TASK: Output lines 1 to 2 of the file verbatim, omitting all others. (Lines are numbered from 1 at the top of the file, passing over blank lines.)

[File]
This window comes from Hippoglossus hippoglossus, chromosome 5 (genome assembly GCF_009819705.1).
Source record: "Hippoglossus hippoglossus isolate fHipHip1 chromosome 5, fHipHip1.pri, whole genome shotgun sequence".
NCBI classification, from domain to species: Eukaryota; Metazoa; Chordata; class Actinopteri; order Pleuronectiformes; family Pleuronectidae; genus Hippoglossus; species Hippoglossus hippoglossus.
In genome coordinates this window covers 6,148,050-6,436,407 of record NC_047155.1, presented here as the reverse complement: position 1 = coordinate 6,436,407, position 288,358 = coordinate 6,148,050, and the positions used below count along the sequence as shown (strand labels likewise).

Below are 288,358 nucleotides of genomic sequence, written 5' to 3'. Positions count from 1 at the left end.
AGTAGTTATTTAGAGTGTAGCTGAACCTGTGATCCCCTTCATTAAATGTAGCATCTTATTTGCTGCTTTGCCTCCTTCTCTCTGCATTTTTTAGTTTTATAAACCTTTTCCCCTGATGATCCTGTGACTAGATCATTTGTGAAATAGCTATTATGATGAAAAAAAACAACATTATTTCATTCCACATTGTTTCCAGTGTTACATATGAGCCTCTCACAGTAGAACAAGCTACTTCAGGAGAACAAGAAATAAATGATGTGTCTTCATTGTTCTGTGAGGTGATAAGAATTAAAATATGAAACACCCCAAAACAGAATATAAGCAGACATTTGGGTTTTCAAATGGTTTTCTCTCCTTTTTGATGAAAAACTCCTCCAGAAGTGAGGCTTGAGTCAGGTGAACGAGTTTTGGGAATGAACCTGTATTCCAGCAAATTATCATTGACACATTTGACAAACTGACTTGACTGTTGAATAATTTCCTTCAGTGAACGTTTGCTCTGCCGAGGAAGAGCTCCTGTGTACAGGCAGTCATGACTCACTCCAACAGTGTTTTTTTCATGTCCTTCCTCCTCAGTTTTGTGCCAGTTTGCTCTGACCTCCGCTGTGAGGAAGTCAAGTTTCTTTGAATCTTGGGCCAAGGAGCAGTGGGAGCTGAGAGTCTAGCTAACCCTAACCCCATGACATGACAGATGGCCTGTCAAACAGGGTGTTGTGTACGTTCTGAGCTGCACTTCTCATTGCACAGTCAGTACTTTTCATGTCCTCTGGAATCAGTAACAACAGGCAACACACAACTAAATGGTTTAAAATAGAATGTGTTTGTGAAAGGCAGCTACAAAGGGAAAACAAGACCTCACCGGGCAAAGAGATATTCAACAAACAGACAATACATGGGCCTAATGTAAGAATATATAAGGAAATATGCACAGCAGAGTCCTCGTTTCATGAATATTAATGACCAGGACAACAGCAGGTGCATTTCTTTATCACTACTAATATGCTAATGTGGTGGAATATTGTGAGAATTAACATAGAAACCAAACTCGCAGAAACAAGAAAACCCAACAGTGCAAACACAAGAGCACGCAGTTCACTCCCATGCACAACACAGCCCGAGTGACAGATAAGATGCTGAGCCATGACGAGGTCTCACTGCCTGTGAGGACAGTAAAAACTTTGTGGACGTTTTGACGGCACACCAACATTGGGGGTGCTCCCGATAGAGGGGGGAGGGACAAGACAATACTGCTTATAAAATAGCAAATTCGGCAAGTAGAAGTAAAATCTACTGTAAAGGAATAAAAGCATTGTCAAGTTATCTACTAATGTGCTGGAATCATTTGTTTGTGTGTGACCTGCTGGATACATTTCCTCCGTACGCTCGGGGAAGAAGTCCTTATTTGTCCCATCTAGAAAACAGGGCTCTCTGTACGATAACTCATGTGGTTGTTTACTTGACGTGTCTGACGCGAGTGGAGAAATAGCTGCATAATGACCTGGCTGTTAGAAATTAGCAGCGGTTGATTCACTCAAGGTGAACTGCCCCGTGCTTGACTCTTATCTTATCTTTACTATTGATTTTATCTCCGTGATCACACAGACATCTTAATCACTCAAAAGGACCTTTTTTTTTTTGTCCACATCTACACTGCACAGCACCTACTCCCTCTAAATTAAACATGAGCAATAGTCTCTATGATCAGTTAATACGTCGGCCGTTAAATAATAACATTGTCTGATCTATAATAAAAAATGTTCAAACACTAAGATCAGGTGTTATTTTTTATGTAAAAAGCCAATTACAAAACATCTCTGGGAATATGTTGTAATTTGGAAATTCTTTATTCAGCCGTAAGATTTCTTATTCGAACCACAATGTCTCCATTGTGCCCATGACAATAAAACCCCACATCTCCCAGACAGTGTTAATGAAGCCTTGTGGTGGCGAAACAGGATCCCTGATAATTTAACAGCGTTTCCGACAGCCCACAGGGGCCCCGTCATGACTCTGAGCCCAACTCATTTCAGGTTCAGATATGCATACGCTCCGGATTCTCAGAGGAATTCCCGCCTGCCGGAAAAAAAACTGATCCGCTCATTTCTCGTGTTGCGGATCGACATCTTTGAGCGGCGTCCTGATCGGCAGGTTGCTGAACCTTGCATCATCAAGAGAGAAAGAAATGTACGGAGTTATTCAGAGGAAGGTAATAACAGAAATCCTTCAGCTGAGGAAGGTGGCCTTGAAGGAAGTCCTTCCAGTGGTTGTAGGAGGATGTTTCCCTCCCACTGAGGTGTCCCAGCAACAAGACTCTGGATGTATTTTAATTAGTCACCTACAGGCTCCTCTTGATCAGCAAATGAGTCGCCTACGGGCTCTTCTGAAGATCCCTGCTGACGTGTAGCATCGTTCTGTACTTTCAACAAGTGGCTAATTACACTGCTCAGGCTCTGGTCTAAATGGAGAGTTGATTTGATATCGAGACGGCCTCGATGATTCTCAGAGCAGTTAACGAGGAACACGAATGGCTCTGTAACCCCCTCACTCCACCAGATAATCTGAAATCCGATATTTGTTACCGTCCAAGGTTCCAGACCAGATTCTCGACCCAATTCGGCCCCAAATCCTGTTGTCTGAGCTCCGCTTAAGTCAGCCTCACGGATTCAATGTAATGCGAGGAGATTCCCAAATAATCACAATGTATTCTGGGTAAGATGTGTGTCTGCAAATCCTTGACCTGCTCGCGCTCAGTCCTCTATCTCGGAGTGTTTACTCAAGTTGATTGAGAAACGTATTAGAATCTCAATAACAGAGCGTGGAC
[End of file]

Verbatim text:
This window comes from Hippoglossus hippoglossus, chromosome 5 (genome assembly GCF_009819705.1).
Source record: "Hippoglossus hippoglossus isolate fHipHip1 chromosome 5, fHipHip1.pri, whole genome shotgun sequence".